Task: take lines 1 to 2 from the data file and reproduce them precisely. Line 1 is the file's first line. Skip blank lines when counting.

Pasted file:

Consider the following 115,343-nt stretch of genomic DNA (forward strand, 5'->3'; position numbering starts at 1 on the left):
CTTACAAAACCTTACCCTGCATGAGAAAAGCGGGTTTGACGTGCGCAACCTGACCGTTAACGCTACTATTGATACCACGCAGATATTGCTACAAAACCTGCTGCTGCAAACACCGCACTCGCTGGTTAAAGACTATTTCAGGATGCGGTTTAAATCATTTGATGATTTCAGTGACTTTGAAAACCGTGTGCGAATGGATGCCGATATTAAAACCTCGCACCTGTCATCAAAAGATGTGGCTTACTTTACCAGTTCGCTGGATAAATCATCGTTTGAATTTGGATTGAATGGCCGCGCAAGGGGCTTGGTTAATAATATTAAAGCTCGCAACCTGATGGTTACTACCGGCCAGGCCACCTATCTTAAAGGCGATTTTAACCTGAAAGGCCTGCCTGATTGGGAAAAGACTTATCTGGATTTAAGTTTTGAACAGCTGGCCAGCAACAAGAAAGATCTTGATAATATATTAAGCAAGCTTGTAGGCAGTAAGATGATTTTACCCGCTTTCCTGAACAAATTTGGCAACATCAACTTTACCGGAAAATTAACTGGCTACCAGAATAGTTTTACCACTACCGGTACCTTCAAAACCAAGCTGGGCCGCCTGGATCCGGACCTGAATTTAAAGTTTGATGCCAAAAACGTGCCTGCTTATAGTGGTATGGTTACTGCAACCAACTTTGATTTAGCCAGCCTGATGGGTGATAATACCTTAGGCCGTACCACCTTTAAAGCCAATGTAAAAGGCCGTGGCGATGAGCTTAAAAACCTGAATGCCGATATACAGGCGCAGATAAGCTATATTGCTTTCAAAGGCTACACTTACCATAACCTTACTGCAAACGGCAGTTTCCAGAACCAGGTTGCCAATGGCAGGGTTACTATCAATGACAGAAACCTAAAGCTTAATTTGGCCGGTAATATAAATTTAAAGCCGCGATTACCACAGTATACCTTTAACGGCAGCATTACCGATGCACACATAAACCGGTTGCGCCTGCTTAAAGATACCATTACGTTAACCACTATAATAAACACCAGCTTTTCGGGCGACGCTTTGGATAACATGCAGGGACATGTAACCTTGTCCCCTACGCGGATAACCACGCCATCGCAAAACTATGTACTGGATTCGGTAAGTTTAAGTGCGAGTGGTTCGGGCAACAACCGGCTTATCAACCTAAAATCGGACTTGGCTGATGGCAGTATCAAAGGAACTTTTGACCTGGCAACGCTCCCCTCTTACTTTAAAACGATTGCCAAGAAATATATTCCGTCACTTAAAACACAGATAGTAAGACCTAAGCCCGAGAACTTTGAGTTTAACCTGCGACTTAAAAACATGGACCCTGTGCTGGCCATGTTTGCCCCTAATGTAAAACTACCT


Consider the following 115,343-nt stretch of genomic DNA (forward strand, 5'->3'; position numbering starts at 1 on the left):
CTTACAAAACCTTACCCTGCATGAGAAAAGCGGGTTTGACGTGCGCAACCTGACCGTTAACGCTACTATTGATACCACGCAGATATTGCTACAAAACCTGCTGCTGCAAACACCGCACTCGCTGGTTAAAGACTATTTCAGGATGCGGTTTAAATCATTTGATGATTTCAGTGACTTTGAAAACCGTGTGCGAATGGATGCCGATATTAAAACCTCGCACCTGTCATCAAAAGATGTGGCTTACTTTACCAGTTCGCTGGATAAATCATCGTTTGAATTTGGATTGAATGGCCGCGCAAGGGGCTTGGTTAATAATATTAAAGCTCGCAACCTGATGGTTACTACCGGCCAGGCCACCTATCTTAAAGGCGATTTTAACCTGAAAGGCCTGCCTGATTGGGAAAAGACTTATCTGGATTTAAGTTTTGAACAGCTGGCCAGCAACAAGAAAGATCTTGATAATATATTAAGCAAGCTTGTAGGCAGTAAGATGATTTTACCCGCTTTCCTGAACAAATTTGGCAACATCAACTTTACCGGAAAATTAACTGGCTACCAGAATAGTTTTACCACTACCGGTACCTTCAAAACCAAGCTGGGCCGCCTGGATCCGGACCTGAATTTAAAGTTTGATGCCAAAAACGTGCCTGCTTATAGTGGTATGGTTACTGCAACCAACTTTGATTTAGCCAGCCTGATGGGTGATAATACCTTAGGCCGTACCACCTTTAAAGCCAATGTAAAAGGCCGTGGCGATGAGCTTAAAAACCTGAATGCCGATATACAGGCGCAGATAAGCTATATTGCTTTCAAAGGCTACACTTACCATAACCTTACTGCAAACGGCAGTTTCCAGAACCAGGTTGCCAATGGCAGGGTTACTATCAATGACAGAAACCTAAAGCTTAATTTGGCCGGTAATATAAATTTAAAGCCGCGATTACCACAGTATACCTTTAACGGCAGCATTACCGATGCACACATAAACCGGTTGCGCCTGCTTAAAGATACCATTACGTTAACCACTATAATAAACACCAGCTTTTCGGGCGACGCTTTGGATAACATGCAGGGACATGTAACCTTGTCCCCTACGCGGATAACCACGCCATCGCAAAACTATGTACTGGATTCGGTAAGTTTAAGTGCGAGTGGTTCGGGCAACAACCGGCTTATCAACCTAAAATCGGACTTGGCTGATGGCAGTATCAAAGGAACTTTTGACCTGGCAACGCTCCCCTCTTACTTTAAAACGATTGCCAAGAAATATATTCCGTCACTTAAAACACAGATAGTAAGACCTAAGCCCGAGAACTTTGAGTTTAACCTGCGACTTAAAAACATGGACCCTGTGCTGGCCATGTTTGCCCCTAATGTAAAACTACCT